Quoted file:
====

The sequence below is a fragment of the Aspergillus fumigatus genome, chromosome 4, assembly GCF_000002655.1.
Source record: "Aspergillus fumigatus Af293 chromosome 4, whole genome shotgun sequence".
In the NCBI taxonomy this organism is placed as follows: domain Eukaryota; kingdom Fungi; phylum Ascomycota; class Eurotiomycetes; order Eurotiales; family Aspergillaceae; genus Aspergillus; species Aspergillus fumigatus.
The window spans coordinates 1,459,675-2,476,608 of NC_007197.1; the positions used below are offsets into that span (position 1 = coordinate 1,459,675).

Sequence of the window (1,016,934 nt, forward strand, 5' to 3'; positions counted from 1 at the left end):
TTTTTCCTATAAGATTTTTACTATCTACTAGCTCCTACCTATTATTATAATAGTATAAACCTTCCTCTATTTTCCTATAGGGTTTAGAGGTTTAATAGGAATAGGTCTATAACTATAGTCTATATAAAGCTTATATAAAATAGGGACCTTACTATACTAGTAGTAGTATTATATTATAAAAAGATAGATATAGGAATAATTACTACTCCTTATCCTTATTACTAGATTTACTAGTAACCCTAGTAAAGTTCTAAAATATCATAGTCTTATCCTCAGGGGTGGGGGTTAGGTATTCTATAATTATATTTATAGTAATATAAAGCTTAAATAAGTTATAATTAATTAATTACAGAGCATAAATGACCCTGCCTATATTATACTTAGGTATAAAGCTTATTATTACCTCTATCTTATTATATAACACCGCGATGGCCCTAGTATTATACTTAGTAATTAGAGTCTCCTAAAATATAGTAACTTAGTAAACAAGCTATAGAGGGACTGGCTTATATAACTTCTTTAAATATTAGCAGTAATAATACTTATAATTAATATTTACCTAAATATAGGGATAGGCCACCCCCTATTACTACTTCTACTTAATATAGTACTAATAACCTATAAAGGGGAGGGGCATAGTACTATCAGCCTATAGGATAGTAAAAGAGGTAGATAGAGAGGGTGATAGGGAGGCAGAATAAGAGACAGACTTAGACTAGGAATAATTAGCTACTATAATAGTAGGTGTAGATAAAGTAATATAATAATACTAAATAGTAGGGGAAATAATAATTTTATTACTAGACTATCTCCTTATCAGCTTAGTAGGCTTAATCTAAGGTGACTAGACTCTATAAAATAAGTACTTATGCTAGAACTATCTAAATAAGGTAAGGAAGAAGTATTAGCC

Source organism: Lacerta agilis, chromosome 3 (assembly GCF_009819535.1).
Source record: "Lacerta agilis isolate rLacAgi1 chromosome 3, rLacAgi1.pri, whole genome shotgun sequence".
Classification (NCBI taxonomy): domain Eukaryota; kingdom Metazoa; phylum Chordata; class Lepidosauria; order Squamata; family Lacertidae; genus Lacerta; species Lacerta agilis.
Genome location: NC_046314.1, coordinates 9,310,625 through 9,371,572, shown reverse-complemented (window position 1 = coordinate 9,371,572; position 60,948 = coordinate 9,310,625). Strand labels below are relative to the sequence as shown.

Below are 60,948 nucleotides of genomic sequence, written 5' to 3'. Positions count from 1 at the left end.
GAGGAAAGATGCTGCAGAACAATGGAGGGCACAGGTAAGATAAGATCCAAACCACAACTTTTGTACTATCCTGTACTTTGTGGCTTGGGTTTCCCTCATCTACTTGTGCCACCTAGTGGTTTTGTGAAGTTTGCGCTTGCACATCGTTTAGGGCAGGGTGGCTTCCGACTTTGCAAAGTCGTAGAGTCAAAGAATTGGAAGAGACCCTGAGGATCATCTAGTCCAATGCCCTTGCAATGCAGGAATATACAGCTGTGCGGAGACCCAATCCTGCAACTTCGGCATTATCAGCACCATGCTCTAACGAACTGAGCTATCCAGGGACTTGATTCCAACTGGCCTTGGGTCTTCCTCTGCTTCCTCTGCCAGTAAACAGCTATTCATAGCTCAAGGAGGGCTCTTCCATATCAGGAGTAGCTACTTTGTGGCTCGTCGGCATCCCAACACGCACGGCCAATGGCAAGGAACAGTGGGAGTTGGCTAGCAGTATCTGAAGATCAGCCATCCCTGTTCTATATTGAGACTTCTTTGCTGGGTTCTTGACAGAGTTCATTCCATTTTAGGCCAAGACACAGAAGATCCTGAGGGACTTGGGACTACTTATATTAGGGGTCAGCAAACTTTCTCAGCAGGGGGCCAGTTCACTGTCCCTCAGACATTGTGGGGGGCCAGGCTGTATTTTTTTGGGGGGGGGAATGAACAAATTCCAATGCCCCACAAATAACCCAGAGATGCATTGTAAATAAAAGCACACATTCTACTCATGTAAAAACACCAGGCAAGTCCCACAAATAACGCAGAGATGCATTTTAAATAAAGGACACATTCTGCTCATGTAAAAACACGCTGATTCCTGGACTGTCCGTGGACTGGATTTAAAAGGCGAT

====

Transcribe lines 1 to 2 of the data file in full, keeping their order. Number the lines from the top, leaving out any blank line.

The sequence below is a fragment of the Aspergillus fumigatus genome, chromosome 4, assembly GCF_000002655.1.
Source record: "Aspergillus fumigatus Af293 chromosome 4, whole genome shotgun sequence".